11. James, did you do this to 265 rods? If so, would you mind posting a few pics of the upper and lower halves? I'm really interested to know what was done, as I have some 265 rods to go into my engine, whenever I get to that point, and I've always been a little concerned about reusing bolts. I've scoured every source I could find, but NOS ones are not to be found anywhere. As you know, the 265 rod bolts are unique to that engine and very different from most other types of bolts. I even approached ARP with the idea of making some rod bolts, but the cost was going to be prohibitive (thousands of dollars). If you were able to successfully modify your rods to use another type of rod bolt, I sure would like to see what was done. I thought about doing that too, but it seems to me that there is not a lot of excess meat on the upper half to make it fit a standard rod bolt with the common type of head. Thanks!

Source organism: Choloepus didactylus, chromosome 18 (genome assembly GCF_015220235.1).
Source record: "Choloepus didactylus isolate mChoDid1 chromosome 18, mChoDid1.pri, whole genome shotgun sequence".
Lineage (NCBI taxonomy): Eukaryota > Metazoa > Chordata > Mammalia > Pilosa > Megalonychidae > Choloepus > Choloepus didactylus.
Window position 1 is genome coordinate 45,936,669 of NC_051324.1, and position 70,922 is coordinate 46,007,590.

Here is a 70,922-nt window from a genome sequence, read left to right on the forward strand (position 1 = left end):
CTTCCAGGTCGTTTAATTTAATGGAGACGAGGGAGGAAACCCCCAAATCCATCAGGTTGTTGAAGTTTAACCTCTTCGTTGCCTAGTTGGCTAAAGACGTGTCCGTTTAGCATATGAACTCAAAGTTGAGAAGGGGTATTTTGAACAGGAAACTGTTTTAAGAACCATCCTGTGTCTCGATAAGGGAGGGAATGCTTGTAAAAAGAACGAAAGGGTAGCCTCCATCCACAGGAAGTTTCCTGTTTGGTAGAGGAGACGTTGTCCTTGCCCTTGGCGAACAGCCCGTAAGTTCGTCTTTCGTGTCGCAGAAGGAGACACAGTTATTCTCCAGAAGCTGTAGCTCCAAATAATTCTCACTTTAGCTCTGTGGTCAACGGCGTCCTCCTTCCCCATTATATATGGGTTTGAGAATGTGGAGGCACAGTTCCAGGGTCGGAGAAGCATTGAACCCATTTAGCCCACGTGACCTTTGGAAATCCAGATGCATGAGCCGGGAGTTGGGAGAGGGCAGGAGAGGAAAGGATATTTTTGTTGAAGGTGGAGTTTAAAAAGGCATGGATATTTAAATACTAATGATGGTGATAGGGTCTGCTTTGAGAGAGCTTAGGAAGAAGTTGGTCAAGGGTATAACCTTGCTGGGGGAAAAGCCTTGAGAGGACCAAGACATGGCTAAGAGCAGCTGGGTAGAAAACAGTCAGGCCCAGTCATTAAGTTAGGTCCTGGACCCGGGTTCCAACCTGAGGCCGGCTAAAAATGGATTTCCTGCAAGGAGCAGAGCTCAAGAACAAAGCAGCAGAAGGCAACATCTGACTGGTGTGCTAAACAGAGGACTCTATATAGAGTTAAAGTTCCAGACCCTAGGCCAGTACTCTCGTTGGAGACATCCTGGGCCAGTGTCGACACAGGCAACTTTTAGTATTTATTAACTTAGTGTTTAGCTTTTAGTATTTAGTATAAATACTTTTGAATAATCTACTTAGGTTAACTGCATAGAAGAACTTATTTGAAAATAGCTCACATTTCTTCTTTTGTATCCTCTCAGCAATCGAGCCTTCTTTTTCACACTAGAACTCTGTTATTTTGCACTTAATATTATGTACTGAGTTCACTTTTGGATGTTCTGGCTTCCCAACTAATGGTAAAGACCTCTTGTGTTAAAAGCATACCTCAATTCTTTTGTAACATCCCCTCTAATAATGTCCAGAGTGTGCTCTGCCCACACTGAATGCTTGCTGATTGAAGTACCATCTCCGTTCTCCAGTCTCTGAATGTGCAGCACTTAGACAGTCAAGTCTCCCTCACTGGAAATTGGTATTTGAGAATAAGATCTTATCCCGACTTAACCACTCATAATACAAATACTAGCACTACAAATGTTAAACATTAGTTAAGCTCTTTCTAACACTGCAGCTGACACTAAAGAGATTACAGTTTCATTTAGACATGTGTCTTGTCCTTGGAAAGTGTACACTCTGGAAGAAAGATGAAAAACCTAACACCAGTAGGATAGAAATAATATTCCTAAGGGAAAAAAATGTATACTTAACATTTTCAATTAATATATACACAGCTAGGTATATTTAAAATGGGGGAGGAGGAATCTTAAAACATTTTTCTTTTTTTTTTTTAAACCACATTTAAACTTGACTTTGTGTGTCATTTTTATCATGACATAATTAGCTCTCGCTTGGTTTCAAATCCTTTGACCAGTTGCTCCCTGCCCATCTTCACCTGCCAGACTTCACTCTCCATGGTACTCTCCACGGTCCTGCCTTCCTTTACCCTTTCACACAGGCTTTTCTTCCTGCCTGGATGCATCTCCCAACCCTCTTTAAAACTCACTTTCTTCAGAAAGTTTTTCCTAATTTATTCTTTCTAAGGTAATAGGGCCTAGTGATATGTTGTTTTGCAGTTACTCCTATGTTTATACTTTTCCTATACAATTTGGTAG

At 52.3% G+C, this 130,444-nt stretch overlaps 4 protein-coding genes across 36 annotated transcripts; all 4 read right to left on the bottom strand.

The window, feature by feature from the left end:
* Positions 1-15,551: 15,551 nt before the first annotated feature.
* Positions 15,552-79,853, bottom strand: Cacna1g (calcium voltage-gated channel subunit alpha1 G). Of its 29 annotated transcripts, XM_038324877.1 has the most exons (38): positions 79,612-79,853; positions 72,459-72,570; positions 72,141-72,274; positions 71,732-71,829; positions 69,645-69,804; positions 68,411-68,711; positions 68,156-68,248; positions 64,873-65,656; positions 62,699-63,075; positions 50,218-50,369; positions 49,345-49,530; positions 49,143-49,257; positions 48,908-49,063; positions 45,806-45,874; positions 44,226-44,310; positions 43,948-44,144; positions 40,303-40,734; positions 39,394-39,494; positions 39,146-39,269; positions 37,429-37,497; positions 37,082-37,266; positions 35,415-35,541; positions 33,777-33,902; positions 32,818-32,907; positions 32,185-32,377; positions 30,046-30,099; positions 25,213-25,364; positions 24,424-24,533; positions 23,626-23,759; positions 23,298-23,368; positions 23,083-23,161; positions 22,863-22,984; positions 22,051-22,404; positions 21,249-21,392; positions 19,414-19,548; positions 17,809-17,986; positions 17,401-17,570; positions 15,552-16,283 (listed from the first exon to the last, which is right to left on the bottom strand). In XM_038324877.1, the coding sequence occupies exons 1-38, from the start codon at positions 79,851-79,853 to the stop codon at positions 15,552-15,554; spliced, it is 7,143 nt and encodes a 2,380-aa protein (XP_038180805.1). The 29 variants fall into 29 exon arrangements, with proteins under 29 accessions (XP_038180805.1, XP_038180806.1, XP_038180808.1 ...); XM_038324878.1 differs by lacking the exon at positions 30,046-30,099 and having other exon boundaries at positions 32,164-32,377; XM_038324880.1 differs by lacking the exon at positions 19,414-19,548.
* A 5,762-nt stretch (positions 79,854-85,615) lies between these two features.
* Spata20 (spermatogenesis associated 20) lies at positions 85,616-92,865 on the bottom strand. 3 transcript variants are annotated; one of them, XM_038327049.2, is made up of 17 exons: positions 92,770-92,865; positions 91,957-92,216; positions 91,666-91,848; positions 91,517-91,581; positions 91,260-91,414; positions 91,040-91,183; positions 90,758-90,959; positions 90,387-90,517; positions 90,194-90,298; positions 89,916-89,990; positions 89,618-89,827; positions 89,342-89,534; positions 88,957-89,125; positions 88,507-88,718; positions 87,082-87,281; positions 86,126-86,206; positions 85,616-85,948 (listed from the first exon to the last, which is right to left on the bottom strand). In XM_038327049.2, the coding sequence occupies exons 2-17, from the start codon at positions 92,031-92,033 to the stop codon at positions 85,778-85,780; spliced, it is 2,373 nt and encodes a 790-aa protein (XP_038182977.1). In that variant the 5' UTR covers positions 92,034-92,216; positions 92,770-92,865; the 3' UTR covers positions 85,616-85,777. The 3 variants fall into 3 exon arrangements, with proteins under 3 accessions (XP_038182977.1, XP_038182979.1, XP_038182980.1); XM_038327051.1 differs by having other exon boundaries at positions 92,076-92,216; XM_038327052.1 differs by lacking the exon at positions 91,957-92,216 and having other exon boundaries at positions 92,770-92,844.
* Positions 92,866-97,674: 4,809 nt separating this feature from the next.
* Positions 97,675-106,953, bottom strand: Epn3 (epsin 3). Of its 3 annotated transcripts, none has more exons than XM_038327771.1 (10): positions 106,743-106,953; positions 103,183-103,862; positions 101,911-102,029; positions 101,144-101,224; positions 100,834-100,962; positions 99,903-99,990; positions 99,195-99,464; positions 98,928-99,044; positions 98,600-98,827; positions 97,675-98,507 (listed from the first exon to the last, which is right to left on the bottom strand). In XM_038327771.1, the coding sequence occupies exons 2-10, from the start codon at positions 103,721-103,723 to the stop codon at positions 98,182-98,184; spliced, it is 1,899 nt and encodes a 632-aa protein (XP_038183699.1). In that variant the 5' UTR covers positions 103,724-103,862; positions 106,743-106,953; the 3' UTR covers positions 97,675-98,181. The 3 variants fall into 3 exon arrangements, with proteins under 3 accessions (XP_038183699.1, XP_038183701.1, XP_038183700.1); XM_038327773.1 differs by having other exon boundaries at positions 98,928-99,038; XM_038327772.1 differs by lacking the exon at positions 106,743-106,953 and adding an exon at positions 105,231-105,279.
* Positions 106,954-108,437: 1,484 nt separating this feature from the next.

12. I'll answer it a third time. On my '49 Power Wagon, these bolts were used for attaching the horn.
  13. Great stuff! I hope I'll still be stepping on the starter rod of my '49 Power Wagon when I'm that age (and then the engine coming to life and me driving off in it).